Thursday, July 27, 2017

Azalea, Unschooled by Liza Kleinman, illustrated by Gideon Brook

I'm in two minds of this title. I really wanted to read it; there are very few books featuring homeschooled kids and even fewer featuring non-ex-hippy homeschoolers. On the other hand, no library in my consortium or the entire interlibrary loan system had it and it's from a small press so is a little more expensive. I ended up purchasing an ebook on sale and settled down to read it with an open mind.

Azalea is used to picking up and moving every year or even every few months. She mostly enjoys being homeschooled and she likes the relationship she has with her parents. She's not so sure about her increasingly grouchy teen sister though. When the family moves up to Portland, Maine, for her father to start a new business driving a tour bus, Azalea at first things it's business as usual. But this move is a little different. For one thing, instead of joining up with the local homeschooling community her mom has gotten them into a different group; unschoolers. Azalea isn't sure about this whole unschooling thing. She's also starting to have some doubts about her father's life choices and his business acumen. Finally, for the first time in her life she's making friends and when her sister starts talking about their inevitable move, Azalea realizes that she doesn't want to move, yet again. On top of everything else, someone seems to be sabotaging her father's new business. Is it her new friend's old friend? Azalea is determined to find out.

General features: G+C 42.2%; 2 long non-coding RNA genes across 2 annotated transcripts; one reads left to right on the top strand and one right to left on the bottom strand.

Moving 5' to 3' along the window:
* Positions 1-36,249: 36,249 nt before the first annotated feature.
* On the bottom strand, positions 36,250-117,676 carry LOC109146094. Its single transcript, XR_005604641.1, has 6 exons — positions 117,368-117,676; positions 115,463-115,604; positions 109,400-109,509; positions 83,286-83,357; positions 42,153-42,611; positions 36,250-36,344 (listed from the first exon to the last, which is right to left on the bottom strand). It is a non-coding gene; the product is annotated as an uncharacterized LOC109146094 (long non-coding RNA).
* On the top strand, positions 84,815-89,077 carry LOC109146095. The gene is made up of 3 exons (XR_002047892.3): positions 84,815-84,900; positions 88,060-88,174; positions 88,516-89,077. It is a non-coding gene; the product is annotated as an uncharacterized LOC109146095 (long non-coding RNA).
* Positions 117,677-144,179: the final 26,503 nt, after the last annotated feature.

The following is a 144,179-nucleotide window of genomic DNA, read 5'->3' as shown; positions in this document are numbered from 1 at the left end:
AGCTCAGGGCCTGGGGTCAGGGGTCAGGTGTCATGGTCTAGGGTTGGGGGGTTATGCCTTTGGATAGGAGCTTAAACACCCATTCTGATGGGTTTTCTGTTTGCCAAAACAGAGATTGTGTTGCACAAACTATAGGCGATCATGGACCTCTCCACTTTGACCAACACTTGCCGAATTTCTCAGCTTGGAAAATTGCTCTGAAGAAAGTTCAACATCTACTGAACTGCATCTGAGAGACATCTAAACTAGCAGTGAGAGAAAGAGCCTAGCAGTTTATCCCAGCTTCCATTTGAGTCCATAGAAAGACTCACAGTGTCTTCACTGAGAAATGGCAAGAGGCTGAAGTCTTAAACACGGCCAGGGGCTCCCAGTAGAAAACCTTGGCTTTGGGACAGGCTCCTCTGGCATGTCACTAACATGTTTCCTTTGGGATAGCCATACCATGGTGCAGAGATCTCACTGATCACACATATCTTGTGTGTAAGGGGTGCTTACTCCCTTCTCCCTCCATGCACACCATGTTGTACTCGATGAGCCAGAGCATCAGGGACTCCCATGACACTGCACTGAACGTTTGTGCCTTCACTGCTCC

There's a lot going on in this book - a mystery, familial struggles, changes for both the girls as they become older and start seeing their parents in a different light, and at times the unschooling part of the plot seems plopped on top of everything else. Some of the explanations of it are an info dump (and it's not a new movement - it dates back to John Holt's writings from the 60s and 70s - which is reflected in the unschooling group's leader's hippy persona). I did appreciate the positive spin given to Azalea's family's school choices and the way the family chooses to blend different methods in the end. One thing I am always firmly against in homeschooling is thinking that there's only one way to school children correctly - different methods and choices work for different people.

Verdict: It's not a bad story, if a little heavily packed with plot trails, and Azalea is a fun and interesting character. I'm not sure it's so riveting that it would grab the average reader though. A good choice if you have unschooling families in your area.

ISBN: 9781939017581; Published 2015 by Islandport Press; Ebook purchased for review by myself

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